6 of the best...tan leather sofas on the high street

11/08/2016 11:58:00 am HELEN STILES 0 Comments

My latest interior design project, for a lovely family in East London, started with a seemingly simple task: source a great looking and comfortable tan leather sofa. I pretty much love tan leather anything (boots, chairs, handbags, cushions... l could go on) so happily threw myself into this challenge. A stylish AND comfortable sofa is such a holy grail that I thought I'd share my 6 favourite finds and hopefully save you some legwork!

Speaking of legwork, I did indeed stretch my legs prolifically on this challenge. Internet shopping is great, and I'm guilty of whiling away many an hour sourcing (or 'sitting on the sofa staring at that bloody Mac,' as my husband delicately puts it) but sometimes, nothing beats pounding the streets, sitting, squishing and stroking the genuine article. The last thing you want is to order a beautiful looking sofa online, only to realise that the leather is shiny and plasticky, or the cushions are hard as a rock. So I took myself into London for an epic Tottenham Court Road/Oxford Street/Battersea testing day.



The budget was up to £5k (nice, I know) but they wanted a good quality sofa, built to last, with great leather. There was plenty to choose from, but few that passed my oh-so-scientific 'good leather, good comfort, good style' test. Here are the 6 that did...






1. Heals Chill 4-seater sofa £3,499

This was the largest of the tan leather sofas I tried. It is listed as a 4 seater, but actually it's not much longer than a regular 3 seater at 219cm. The semi-aniline leather felt good quality and from the marketing images below looks like it would age nicely to give a more lived in feel.





2. Barker & Stonehouse Dillon sofa. £1,429.

This was the smallest of the sofas I tried, at 178cm long, but I absolutely love the Danish mid-century look and it would be great for a small space. It had a higher back than most (great for comfort) and a bench style cushion – which seems to be a growing trend and lends it a neat, clean look. The leather has a slightly distressed finish, and I really liked the feet which were wrapped in leather – a nice detail.


3. Habitat Newman sofa, £2,800.

This is a nice simple design, with a slim profile softened by extra cushions at the arms and back. The angular metal legs lend it a slightly industrial look. Another bench-seat style (definitely a thing at the moment) it was the lowest of the sofas I tried, although being only 5' 2" that's not something that worries me! The seat was fairly deep and squashy – I could imagine curling up on this for an evening on 'the bloody mac.'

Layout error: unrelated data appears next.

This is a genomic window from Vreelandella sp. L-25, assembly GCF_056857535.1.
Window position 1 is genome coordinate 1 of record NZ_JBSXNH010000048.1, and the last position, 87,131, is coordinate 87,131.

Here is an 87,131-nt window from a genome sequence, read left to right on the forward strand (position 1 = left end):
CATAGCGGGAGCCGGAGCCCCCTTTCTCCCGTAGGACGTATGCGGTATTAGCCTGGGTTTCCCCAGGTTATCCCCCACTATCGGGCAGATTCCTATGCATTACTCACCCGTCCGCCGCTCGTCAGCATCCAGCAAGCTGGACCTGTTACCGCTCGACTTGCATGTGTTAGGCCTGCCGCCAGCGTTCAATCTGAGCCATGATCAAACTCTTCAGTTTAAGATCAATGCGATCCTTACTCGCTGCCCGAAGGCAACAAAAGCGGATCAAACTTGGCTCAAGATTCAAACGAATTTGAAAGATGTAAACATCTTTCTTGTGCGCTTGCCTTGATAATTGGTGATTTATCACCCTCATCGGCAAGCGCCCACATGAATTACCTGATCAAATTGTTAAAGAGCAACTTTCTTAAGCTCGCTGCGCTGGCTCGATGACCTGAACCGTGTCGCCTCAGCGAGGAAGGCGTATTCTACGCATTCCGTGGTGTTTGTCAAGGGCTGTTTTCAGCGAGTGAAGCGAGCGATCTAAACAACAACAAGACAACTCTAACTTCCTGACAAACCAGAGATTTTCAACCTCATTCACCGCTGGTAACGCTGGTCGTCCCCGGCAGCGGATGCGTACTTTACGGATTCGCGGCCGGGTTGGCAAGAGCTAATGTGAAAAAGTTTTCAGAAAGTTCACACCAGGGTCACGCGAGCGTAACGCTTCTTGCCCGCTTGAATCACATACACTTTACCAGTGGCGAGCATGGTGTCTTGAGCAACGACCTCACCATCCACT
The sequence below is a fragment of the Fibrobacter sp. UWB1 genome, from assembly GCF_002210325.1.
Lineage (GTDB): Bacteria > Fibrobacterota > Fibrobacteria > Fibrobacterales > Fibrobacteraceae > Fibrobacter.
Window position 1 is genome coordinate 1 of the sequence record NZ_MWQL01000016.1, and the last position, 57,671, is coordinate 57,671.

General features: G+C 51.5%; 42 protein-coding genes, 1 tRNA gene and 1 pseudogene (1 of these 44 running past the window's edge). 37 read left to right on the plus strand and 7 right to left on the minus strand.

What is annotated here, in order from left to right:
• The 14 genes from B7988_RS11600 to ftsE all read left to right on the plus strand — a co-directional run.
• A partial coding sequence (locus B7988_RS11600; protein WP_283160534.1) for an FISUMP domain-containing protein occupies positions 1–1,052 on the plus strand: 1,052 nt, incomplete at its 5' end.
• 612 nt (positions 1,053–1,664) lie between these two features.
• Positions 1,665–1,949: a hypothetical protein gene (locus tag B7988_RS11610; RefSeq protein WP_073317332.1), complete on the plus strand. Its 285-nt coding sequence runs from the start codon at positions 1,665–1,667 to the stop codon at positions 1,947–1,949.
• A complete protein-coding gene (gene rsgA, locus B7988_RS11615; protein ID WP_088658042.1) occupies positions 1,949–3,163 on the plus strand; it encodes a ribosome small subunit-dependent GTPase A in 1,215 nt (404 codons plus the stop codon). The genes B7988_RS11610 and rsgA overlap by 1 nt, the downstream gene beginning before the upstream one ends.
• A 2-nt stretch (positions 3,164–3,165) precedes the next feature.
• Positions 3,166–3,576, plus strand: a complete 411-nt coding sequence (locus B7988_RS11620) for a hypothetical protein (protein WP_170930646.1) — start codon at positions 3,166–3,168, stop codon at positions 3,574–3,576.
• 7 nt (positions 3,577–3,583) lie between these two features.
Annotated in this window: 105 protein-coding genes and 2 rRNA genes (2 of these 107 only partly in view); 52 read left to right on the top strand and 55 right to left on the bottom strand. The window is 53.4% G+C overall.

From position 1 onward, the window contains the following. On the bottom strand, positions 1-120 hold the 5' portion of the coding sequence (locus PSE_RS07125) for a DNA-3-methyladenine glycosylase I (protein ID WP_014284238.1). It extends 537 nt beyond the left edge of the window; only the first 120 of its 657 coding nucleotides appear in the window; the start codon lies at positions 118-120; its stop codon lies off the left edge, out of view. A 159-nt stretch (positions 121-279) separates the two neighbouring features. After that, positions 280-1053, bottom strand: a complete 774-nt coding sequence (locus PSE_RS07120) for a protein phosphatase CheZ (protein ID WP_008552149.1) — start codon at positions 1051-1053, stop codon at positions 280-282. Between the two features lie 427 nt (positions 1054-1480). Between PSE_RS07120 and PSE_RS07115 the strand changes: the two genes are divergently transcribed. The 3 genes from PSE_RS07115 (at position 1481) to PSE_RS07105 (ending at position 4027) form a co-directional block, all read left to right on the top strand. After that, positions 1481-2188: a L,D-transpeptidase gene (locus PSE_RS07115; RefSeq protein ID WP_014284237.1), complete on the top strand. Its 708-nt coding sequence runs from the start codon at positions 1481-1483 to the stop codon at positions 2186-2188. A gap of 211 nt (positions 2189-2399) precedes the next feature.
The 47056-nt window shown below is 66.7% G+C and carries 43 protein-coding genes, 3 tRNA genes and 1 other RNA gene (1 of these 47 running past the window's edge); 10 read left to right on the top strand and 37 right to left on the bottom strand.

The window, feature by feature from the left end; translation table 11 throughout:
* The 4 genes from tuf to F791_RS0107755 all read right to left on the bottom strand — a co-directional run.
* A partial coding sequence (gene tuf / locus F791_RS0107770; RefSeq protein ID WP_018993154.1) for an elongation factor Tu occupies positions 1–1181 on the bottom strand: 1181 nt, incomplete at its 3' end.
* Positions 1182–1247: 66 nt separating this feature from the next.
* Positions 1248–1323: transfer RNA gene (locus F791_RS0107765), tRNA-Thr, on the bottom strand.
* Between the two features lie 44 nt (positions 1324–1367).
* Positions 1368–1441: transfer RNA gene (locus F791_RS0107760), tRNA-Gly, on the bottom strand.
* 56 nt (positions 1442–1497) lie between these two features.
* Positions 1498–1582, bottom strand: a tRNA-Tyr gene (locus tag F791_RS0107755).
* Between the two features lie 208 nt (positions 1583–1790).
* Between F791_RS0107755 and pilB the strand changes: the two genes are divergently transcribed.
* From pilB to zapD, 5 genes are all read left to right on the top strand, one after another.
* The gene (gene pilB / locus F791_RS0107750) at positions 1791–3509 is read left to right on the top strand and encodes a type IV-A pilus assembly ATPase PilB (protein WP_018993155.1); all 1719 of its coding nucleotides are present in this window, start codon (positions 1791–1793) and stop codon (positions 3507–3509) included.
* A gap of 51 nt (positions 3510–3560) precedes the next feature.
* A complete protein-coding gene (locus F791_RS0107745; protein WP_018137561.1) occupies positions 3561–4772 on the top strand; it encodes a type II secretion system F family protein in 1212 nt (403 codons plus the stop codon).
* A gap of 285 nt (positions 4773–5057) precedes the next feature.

4. Barker & Stonehouse Orson sofa. £1,299.

Next up is another Barker & Stonehouse number. The Orson is a very simple, unfussy sofa which would work well in pretty much any style of room. In fact it is so simple that it would certainly need a bit of styling up with a throw and cushions etc, but I found it comfortable to sit on. The leather was lovely – soft, slightly distressed, plenty of natural markings and a contemporary, matt finish. This was a little under the client's budget, but it's a real bargain, so I had to include it here.




5. West Elm, Axel sofa. £2,299

As you'd expect from West Elm, the styling on their Axel sofa is great – from the lovely flanged seam details (no, I didn't know that's what they were called either) to the bronzed legs, it oozes style. This was another 'bench seat' style with a single, long seat cushion – which gives a firm sitting position but I found very comfortable. The aniline tan leather is soft, waxy and looks and feels as though it will age beautifully.



6. BoConcept Carlton leather sofa, £5,022 in Chester leather.

Last, but definitely not least, is the BoConcept Carlton sofa. This was the most expensive on my list, but definitely up there as one of the most comfortable. It was the squishiest and slouchiest of the sofas I shortlisted, with a deeper seat that makes it good for those with longer legs (err, not me then!) It's also customisable with a choice of simple legs as below, or ski style legs as in the graphic at the top of the page (for a more retro 70s look). The arms are also wide enough to rest a drink on (not that I'd EVER do that on an expensive sofa of course...without a nice coaster in place...or a magazine...at least for the first 4 weeks of ownership...oh who am I kidding?) Cheaper leather and fabric options are available too, but to be honest I just didn't like their cheaper tan leathers! 



So there you have it. These were far from the only sofas I tried out by the way, and there were half-decent options in M&S, John Lewis, Camerich and more, but to my mind (or should that be bottom?) the 6 tan leather sofas above were the best in the budget/style/comfort range I was after. If you're in the market for a tan leather sofa, and don't want to be overwhelmed and frankly, paralysed by the range of internet choices, then you won't go far wrong with one of these.

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